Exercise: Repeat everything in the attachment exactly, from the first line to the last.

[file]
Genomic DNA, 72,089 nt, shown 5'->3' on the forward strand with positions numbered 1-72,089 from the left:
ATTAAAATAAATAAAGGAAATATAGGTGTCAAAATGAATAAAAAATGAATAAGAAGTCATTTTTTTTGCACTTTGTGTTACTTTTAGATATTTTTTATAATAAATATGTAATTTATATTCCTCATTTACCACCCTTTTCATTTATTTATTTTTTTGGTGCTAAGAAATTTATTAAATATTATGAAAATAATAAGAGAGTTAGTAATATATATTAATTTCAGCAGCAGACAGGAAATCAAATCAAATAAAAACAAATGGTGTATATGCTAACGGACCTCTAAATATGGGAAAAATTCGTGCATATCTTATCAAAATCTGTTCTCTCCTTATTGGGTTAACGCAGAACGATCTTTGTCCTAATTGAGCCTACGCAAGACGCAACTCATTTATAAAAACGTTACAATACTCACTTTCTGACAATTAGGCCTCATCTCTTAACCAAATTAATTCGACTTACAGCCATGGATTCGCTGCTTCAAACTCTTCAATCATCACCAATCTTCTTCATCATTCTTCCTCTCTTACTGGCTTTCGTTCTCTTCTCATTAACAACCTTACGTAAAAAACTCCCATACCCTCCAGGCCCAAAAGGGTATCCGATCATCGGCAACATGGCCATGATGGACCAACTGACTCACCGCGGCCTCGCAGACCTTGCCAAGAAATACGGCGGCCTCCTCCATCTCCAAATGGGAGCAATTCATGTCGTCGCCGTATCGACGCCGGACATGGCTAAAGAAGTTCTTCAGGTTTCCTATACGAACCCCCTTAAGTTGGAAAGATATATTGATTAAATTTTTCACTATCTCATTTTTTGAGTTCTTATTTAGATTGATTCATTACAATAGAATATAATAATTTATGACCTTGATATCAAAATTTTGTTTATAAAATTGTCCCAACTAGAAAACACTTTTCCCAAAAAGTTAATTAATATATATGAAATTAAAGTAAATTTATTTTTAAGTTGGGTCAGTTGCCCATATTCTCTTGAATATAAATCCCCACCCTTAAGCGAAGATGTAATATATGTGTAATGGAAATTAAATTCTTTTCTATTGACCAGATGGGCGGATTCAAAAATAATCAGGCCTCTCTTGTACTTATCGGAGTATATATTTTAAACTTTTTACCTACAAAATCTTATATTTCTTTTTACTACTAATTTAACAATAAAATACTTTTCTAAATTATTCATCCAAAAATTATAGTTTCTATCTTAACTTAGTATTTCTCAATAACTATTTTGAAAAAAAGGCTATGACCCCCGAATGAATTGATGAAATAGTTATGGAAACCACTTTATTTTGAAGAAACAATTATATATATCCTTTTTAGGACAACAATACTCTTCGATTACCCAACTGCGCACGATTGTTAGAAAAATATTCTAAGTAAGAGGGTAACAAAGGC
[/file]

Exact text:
Genomic DNA, 72,089 nt, shown 5'->3' on the forward strand with positions numbered 1-72,089 from the left:
ATTAAAATAAATAAAGGAAATATAGGTGTCAAAATGAATAAAAAATGAATAAGAAGTCATTTTTTTTGCACTTTGTGTTACTTTTAGATATTTTTTATAATAAATATGTAATTTATATTCCTCATTTACCACCCTTTTCATTTATTTATTTTTTTGGTGCTAAGAAATTTATTAAATATTATGAAAATAATAAGAGAGTTAGTAATATATATTAATTTCAGCAGCAGACAGGAAATCAAATCAAATAAAAACAAATGGTGTATATGCTAACGGACCTCTAAATATGGGAAAAATTCGTGCATATCTTATCAAAATCTGTTCTCTCCTTATTGGGTTAACGCAGAACGATCTTTGTCCTAATTGAGCCTACGCAAGACGCAACTCATTTATAAAAACGTTACAATACTCACTTTCTGACAATTAGGCCTCATCTCTTAACCAAATTAATTCGACTTACAGCCATGGATTCGCTGCTTCAAACTCTTCAATCATCACCAATCTTCTTCATCATTCTTCCTCTCTTACTGGCTTTCGTTCTCTTCTCATTAACAACCTTACGTAAAAAACTCCCATACCCTCCAGGCCCAAAAGGGTATCCGATCATCGGCAACATGGCCATGATGGACCAACTGACTCACCGCGGCCTCGCAGACCTTGCCAAGAAATACGGCGGCCTCCTCCATCTCCAAATGGGAGCAATTCATGTCGTCGCCGTATCGACGCCGGACATGGCTAAAGAAGTTCTTCAGGTTTCCTATACGAACCCCCTTAAGTTGGAAAGATATATTGATTAAATTTTTCACTATCTCATTTTTTGAGTTCTTATTTAGATTGATTCATTACAATAGAATATAATAATTTATGACCTTGATATCAAAATTTTGTTTATAAAATTGTCCCAACTAGAAAACACTTTTCCCAAAAAGTTAATTAATATATATGAAATTAAAGTAAATTTATTTTTAAGTTGGGTCAGTTGCCCATATTCTCTTGAATATAAATCCCCACCCTTAAGCGAAGATGTAATATATGTGTAATGGAAATTAAATTCTTTTCTATTGACCAGATGGGCGGATTCAAAAATAATCAGGCCTCTCTTGTACTTATCGGAGTATATATTTTAAACTTTTTACCTACAAAATCTTATATTTCTTTTTACTACTAATTTAACAATAAAATACTTTTCTAAATTATTCATCCAAAAATTATAGTTTCTATCTTAACTTAGTATTTCTCAATAACTATTTTGAAAAAAAGGCTATGACCCCCGAATGAATTGATGAAATAGTTATGGAAACCACTTTATTTTGAAGAAACAATTATATATATCCTTTTTAGGACAACAATACTCTTCGATTACCCAACTGCGCACGATTGTTAGAAAAATATTCTAAGTAAGAGGGTAACAAAGGC